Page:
Definition and range of types
CONGLOMERATES are all those coarse-grained sedimentary rocks that consist dominantly of gravel-sized (>2mm) clasts. They are also known as rudites. Strictly speaking, conglomerates should contain >50% clasts over 2mm in diameter; anything less than this and they are more correctly termed pebbly sandstones or pebbly mudstones as appropriate. Most melanges, olistostro Esad, and many debrites fall into this category and are therefore discussed.
Poorly sorted or non-sorted sediments that contain a wide range of clast sizes (pebbles, cobbles, boulders) in a muddy matrix are also called diamictites. Some authors reserve this term for use with glacially deposited pebbly mudstones and muddy conglomerates (also known as till or tillites).
Conglomerates, in which the clasts are separated by finer-grained sediment, are known as matrix-supported, whereas those in which the clasts are in contact with one another are termed clast-supported. Conglomerates with a dominance of angular rather than rounded clasts are known as angular conglomerates, or breccias.
On the basis of clast origin, intraformational and extraformational conglomerates can be distinguished. Intraformational clasts are those derived from within the basin of deposition, and typically include shales or micritic limestones.
Extraformational clasts are those derived from outside the basin and can include a wide range of types. In many cases, of course, it is not possible to determine whether the clasts are intraformational or extraformational, so neither prefix should be used.
Polymict conglomerates are those with many different types of clast, oligomict and monomict conglomerates have, respectively, few and just one type of clast. Where the dominant clast type is limestone or dolomite the rock is known as a carbonate conglomerate or calcirudite. Likewise, where volcanic clasts are dominant the rock is a volcaniclastic conglomerate.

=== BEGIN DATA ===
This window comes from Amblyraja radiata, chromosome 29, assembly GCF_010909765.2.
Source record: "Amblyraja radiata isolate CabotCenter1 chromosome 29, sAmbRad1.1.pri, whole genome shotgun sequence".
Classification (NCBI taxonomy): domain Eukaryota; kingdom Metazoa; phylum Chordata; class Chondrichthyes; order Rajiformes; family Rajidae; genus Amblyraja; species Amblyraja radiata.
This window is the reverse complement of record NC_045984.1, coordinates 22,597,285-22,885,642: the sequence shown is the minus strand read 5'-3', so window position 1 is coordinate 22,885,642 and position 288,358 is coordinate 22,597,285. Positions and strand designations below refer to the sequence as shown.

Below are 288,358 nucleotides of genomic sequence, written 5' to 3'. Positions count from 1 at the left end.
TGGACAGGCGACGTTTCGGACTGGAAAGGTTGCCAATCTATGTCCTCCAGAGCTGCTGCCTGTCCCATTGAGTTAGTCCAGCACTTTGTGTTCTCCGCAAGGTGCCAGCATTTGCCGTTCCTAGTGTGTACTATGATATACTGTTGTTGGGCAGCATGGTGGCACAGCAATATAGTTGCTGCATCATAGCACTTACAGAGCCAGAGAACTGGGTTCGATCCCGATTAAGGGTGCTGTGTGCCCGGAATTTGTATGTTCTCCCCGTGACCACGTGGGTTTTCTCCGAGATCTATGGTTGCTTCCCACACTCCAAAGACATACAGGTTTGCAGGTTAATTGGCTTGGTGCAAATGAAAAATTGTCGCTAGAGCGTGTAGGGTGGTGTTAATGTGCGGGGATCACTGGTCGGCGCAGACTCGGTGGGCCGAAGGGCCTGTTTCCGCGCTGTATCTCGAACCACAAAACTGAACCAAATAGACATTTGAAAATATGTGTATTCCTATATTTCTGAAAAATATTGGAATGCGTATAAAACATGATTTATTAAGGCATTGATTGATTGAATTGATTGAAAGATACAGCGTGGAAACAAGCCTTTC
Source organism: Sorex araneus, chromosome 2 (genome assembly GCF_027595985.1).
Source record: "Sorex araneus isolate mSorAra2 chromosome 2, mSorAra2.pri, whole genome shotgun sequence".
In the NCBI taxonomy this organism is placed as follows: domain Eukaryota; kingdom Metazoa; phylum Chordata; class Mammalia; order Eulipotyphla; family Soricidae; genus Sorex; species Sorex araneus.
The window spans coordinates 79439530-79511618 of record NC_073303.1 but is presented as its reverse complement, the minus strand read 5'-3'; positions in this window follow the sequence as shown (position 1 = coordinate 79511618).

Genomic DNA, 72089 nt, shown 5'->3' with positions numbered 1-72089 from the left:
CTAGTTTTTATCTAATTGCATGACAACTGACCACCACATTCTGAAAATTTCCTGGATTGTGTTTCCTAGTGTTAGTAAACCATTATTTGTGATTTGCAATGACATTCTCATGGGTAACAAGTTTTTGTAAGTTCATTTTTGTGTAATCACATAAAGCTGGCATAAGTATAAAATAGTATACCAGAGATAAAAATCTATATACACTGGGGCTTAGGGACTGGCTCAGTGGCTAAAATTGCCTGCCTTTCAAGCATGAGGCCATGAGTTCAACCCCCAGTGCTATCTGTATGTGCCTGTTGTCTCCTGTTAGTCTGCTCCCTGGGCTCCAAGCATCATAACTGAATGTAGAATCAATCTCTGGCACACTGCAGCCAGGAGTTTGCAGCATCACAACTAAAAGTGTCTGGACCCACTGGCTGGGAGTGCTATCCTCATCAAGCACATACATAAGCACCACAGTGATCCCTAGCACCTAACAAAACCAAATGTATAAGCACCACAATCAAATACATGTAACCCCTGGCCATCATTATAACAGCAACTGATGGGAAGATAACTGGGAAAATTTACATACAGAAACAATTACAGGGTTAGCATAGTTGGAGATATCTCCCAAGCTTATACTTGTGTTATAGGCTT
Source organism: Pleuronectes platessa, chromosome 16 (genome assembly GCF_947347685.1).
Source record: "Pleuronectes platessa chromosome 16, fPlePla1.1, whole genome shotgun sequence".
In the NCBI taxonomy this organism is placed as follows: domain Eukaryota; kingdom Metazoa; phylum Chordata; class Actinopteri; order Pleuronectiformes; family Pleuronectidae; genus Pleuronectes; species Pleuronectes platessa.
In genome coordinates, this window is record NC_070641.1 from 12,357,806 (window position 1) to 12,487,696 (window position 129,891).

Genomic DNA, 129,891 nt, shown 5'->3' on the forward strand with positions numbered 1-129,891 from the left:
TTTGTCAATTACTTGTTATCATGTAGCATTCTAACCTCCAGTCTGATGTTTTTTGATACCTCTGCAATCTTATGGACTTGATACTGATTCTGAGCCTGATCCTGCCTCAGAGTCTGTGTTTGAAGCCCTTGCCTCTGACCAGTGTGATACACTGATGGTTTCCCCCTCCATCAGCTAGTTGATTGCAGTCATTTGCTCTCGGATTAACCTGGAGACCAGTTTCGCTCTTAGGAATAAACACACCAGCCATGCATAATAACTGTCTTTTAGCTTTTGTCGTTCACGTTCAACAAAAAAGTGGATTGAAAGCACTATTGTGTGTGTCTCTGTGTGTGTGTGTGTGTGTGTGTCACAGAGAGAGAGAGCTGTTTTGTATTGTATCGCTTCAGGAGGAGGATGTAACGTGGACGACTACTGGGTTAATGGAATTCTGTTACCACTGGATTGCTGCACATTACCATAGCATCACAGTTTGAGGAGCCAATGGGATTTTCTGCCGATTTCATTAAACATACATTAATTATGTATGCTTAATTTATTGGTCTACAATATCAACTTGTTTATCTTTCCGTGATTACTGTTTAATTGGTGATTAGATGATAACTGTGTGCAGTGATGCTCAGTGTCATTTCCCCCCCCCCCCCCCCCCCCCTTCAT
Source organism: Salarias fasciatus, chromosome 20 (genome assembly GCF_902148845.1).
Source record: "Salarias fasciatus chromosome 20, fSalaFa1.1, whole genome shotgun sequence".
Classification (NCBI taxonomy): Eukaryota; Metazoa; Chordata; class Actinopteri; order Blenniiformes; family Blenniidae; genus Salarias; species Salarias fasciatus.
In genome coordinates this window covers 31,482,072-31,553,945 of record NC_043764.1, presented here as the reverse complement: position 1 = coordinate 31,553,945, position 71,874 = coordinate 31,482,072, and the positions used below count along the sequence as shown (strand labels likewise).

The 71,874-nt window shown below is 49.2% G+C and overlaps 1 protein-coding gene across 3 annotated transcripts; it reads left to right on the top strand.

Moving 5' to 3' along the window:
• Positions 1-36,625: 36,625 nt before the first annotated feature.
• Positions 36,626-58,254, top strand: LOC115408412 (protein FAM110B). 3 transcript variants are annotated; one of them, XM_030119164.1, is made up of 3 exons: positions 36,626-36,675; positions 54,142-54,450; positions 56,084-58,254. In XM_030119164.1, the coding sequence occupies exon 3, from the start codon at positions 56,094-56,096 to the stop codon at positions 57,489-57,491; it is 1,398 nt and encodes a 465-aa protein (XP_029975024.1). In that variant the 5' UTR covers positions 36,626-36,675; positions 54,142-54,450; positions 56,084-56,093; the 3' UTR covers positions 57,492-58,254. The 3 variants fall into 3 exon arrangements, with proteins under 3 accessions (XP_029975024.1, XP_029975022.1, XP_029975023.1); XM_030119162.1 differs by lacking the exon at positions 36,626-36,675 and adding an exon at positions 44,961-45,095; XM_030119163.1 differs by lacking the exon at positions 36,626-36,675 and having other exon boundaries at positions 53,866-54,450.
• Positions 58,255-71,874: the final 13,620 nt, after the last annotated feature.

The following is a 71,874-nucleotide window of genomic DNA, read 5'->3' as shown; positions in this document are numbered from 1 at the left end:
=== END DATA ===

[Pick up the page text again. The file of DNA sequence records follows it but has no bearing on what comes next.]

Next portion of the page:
In some cases, angular conglomerates or breccias are formed in situ by breakage, collapse or solution. Such rocks are termed cataclastic breccias and solution breccias. Where the clast size is extremely large, then the term megabreccia or mega-conglomerate can be used, whatever the origin.
The fundamental genetic types of conglomerates are shown in Table 1.
Principal sedimentary characteristics
Thickness: variable, may be very thick (massive); bedding commonly indistinct or absent. Bed thickness may vary systematically through a succession, often in association with sandstone beds, where they are referred to as thinning-up or thickening-up sequences. Conglomerates are also prone to showing proximal to distal decrease in bed thickness over relatively short distances (e.g. tens to hundreds of metres).
Shape: irregular and lenticular beds common, in some cases with channel-like geometry.
Boundaries: top and bottom boundaries typically irregular or gradational; bottom may be erosive and sharp.
Large clast size and poor sorting commonly make it difficult to observe primary structures in conglomerates. Many beds may appear structureless (or massive) initially but closer inspection can reveal crude (or subtle) stratification– look carefully for parallel-alignment of elongate clasts. Both parallel and crossstratification occur, with the latter in some cases only slightly inclined.
Normal and reverse grading occur through distinct beds, but an irregular oscillation of grain size is often observed in an unbedded or poorly bedded unit. In some conglomerates the larger clasts have been rafted towards the middle or top of the bed due to buoyancy forces acting during transport (e.g. in debris flows). Soft and semi-consolidated sediment clasts typically show deformation structures. Water-escape features are rare and bioturbation generally absent.
Matrix-supported and clast-supported fabrics both occur in conglomerates, with clastsupport more typical in fluvial, beach, reeftalus and many volcaniclastic deposits, whereas matrix-support is more common in debrites (subaerial or subaqueous) and glacial diamictites. Thin-bedded clast-supported conglomerates, showing evidence of extensive reworking and abrasion, may be due to rapid marine transgression over a low-lying continental shelf.